Opinion and Forefront

MCDANIEL: Delegation, Pacers have many surprises in common

June 1, 2013

McDanielOur delegation is a lot like the Indiana Pacers. Both are young. Both are made up of talented people. Both are generating results sooner than expected. Both are likely to grow to be even more effective for many years to come.

Today, only two Pacers are over 30 years old. The Indiana delegation is also young compared with its peers.

Since 2008, both of our U.S. senators and eight of our nine members of the House have turned over. Sen. Evan Bayh’s surprise retirement after serving two terms, coupled with Sen. Richard Lugar’s primary defeat and departure after six terms, was a huge change even with the return of Dan Coats for a second tour of duty in the Senate.

Outside of Pete Visclosky, who was first elected in 1984, and Andre Carson’s election in 2008, the seven other seats in Congress are all held by Republicans who have served less than three years.

Indiana is not unique—166 of the 435 members of the House have been in office less than three years.

Talent is a major attribute shared between our Pacers and our congressional delegation. The Pacers have active all-star-caliber players in Paul George, Roy Hibbert and David West. When you add the energy and drive of George Hill, Lance Stevenson and Tyler Hansbrough, you have abundant talent.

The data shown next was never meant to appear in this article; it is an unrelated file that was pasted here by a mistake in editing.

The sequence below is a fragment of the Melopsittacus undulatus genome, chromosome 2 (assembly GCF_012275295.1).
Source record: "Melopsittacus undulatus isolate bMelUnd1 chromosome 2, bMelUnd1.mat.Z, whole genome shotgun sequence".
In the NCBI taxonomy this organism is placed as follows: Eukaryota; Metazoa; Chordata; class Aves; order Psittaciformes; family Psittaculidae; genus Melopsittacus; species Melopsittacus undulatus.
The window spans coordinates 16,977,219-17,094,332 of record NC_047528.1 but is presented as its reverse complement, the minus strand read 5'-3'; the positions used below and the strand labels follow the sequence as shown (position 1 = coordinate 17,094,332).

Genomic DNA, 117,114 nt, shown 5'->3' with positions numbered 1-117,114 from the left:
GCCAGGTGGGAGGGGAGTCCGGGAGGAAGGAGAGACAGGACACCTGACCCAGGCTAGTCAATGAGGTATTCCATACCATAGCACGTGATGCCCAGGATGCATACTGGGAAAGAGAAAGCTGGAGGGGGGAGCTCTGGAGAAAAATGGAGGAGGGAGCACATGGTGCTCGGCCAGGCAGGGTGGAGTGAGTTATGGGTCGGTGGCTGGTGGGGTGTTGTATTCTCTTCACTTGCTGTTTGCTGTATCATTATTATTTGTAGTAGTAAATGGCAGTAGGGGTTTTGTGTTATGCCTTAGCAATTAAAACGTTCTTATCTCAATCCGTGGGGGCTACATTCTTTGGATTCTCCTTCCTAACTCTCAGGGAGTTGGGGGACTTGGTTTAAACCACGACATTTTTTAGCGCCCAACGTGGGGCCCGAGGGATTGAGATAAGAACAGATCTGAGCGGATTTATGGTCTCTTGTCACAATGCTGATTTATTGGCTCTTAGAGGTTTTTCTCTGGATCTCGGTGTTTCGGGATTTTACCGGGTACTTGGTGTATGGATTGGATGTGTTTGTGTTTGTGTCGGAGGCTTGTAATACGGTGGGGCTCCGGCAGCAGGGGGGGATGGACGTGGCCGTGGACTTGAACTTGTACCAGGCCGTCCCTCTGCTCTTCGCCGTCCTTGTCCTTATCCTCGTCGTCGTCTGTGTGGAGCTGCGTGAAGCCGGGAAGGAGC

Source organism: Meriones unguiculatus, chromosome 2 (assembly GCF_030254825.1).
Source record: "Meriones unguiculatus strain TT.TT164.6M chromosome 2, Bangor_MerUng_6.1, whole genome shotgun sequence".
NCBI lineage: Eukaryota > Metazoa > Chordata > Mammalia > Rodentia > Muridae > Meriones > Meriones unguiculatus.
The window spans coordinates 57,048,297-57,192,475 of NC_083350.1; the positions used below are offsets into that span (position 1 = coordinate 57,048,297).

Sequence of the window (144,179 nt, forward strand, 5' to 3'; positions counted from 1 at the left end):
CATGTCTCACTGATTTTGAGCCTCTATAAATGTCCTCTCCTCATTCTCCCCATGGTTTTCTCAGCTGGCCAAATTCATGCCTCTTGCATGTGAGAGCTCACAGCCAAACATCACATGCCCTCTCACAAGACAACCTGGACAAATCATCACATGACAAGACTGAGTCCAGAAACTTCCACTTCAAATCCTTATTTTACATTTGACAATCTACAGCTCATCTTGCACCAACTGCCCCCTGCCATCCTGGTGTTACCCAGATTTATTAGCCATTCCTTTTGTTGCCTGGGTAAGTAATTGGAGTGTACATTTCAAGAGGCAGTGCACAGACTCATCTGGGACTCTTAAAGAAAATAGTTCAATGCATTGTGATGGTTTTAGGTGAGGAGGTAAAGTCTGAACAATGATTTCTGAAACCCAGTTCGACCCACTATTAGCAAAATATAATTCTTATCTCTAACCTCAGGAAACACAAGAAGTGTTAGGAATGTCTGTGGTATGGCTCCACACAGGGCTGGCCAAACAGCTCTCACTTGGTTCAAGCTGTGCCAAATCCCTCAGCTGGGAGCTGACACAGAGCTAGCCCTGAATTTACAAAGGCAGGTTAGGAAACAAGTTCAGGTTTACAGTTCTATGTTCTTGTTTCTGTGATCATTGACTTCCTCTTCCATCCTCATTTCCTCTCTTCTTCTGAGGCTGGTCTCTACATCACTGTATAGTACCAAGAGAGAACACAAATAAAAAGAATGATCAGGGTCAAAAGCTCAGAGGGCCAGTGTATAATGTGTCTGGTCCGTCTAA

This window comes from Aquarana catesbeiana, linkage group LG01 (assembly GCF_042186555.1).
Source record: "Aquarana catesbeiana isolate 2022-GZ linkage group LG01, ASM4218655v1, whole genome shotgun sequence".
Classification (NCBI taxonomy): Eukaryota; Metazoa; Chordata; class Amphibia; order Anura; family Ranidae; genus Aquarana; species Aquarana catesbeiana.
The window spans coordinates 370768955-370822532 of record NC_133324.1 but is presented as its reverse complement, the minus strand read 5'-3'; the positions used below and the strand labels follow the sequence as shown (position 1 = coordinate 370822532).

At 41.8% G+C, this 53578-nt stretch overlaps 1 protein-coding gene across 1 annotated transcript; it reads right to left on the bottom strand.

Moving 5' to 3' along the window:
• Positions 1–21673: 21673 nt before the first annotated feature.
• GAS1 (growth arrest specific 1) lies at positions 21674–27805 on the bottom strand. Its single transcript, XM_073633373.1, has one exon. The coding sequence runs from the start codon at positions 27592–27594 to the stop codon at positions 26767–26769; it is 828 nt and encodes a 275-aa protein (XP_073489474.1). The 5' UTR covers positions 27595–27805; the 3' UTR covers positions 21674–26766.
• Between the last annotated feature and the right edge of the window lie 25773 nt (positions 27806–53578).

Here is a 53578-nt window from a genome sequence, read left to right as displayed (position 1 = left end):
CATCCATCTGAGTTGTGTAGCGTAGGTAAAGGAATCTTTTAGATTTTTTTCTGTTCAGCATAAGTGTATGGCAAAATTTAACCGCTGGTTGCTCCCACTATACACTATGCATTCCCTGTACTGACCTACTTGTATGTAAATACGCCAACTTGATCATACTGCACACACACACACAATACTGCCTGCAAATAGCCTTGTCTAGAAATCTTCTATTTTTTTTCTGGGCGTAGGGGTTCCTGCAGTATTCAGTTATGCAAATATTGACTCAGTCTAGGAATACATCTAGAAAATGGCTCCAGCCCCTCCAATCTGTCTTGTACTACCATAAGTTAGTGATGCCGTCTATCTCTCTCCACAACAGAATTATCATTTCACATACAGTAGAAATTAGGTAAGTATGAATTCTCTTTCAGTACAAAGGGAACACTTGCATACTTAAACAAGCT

Our Republican delegation to the House is the most talented group we have ever had. It includes four attorneys, a farmer and a heart surgeon. Todd Rokita served as Indiana’s secretary of state. Jackie Walorski, Marlin Stutzman and Luke Messer served in the Indiana House. Susan Brooks served as U.S. attorney.

The Pacers and the Republican delegation are generating results sooner than expected.

With Democrats controlling the Senate, Republicans the House, and a lame-duck president, the federal government will continue to be paralyzed with gridlock. Add the congressional ban on earmarks, and individual seniority is less important.

It is important that seven of Indiana’s nine House members are in the majority. That fact combined with the large number of turnovers in the House mean new members are getting positions of responsibility much earlier.

Stutzman has a seat on the Committee on Financial Services. Todd Young serves on Ways and Means. Rokita, Walorski and Messer retained seats on the Budget Committee. Brooks is chairing the Homeland Security Committee’s Subcommittee on Emergency Preparedness, Response and Communications. Messer was elected president of the freshman class.

The Pacers and the congressional delegation are likely to grow even more effective.

When Granger returns to the Pacers next year and this young team builds on the playoff experience, the long-term future is bright.

The Senate could switch to Republican control in 2014. With an open seat for president in 2016, Republicans have a chance to control the federal government for an extended period.

My prediction: long-term greatness for the Pacers and the Indiana congressional delegation.•

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McDaniel is executive director of government affairs at Krieg DeVault LLP and a former chairman of the Indiana Republican Party. Send comments on this column to ibjedit@ibj.com.

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